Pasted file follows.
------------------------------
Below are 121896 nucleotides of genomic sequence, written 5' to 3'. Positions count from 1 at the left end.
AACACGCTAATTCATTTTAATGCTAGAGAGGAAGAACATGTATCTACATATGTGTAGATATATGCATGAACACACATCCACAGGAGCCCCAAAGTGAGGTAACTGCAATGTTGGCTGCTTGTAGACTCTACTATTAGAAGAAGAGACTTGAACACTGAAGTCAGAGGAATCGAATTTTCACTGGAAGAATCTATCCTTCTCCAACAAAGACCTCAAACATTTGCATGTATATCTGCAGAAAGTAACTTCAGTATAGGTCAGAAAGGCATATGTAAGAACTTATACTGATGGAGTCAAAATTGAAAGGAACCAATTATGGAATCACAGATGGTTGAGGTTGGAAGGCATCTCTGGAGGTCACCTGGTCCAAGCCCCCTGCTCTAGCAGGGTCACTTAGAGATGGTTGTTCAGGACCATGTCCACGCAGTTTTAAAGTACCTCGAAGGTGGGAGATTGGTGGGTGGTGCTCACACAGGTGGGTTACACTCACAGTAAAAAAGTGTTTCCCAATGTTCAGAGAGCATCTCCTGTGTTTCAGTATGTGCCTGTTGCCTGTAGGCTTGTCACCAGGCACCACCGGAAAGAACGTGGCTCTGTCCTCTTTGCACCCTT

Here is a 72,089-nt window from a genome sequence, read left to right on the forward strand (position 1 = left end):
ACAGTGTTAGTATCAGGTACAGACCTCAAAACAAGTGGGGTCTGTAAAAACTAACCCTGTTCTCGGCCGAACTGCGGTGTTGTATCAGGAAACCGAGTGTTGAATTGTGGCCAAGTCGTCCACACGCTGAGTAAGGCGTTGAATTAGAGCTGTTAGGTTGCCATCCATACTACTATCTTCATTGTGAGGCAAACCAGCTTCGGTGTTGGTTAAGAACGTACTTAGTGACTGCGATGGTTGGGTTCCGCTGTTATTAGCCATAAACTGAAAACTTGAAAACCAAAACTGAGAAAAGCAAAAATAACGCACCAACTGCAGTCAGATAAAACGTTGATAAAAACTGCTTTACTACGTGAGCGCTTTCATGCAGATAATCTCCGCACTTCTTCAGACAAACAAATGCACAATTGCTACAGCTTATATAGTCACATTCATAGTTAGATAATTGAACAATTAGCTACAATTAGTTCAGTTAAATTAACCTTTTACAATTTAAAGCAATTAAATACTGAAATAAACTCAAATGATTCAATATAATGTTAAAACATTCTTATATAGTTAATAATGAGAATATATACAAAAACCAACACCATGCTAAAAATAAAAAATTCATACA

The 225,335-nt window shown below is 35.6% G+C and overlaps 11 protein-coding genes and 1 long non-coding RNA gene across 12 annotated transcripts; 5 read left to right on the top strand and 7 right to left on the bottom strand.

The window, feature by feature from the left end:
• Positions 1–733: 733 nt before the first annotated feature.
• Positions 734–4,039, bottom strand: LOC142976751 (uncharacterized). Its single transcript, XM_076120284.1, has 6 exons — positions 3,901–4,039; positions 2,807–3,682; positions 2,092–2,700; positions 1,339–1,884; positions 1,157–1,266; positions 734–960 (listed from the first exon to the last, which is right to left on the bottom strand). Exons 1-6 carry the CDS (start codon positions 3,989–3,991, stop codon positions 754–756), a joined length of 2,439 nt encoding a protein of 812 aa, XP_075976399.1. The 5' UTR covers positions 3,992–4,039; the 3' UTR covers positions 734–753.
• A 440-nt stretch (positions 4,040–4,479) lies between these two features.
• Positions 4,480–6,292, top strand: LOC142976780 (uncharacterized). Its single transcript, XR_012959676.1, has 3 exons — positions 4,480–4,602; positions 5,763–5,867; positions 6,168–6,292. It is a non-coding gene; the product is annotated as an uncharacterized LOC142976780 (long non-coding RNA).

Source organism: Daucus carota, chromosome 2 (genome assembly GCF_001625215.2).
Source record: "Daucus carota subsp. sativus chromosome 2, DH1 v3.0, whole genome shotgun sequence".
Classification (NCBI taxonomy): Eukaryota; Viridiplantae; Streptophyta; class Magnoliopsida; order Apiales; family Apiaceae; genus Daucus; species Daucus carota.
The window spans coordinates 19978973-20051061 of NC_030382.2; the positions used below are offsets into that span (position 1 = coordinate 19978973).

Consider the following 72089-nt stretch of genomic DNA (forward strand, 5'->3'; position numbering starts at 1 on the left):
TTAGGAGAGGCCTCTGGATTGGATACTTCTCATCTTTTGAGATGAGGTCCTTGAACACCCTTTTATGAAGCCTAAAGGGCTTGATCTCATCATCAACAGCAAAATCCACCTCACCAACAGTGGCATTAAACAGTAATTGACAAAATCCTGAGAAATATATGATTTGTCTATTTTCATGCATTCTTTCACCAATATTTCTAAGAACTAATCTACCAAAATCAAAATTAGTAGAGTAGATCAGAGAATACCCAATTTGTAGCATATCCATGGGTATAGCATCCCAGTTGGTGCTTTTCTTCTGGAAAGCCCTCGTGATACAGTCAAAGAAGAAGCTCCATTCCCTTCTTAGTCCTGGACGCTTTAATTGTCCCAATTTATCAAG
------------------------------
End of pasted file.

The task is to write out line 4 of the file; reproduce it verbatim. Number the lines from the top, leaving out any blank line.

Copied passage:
ACAGTGTTAGTATCAGGTACAGACCTCAAAACAAGTGGGGTCTGTAAAAACTAACCCTGTTCTCGGCCGAACTGCGGTGTTGTATCAGGAAACCGAGTGTTGAATTGTGGCCAAGTCGTCCACACGCTGAGTAAGGCGTTGAATTAGAGCTGTTAGGTTGCCATCCATACTACTATCTTCATTGTGAGGCAAACCAGCTTCGGTGTTGGTTAAGAACGTACTTAGTGACTGCGATGGTTGGGTTCCGCTGTTATTAGCCATAAACTGAAAACTTGAAAACCAAAACTGAGAAAAGCAAAAATAACGCACCAACTGCAGTCAGATAAAACGTTGATAAAAACTGCTTTACTACGTGAGCGCTTTCATGCAGATAATCTCCGCACTTCTTCAGACAAACAAATGCACAATTGCTACAGCTTATATAGTCACATTCATAGTTAGATAATTGAACAATTAGCTACAATTAGTTCAGTTAAATTAACCTTTTACAATTTAAAGCAATTAAATACTGAAATAAACTCAAATGATTCAATATAATGTTAAAACATTCTTATATAGTTAATAATGAGAATATATACAAAAACCAACACCATGCTAAAAATAAAAAATTCATACA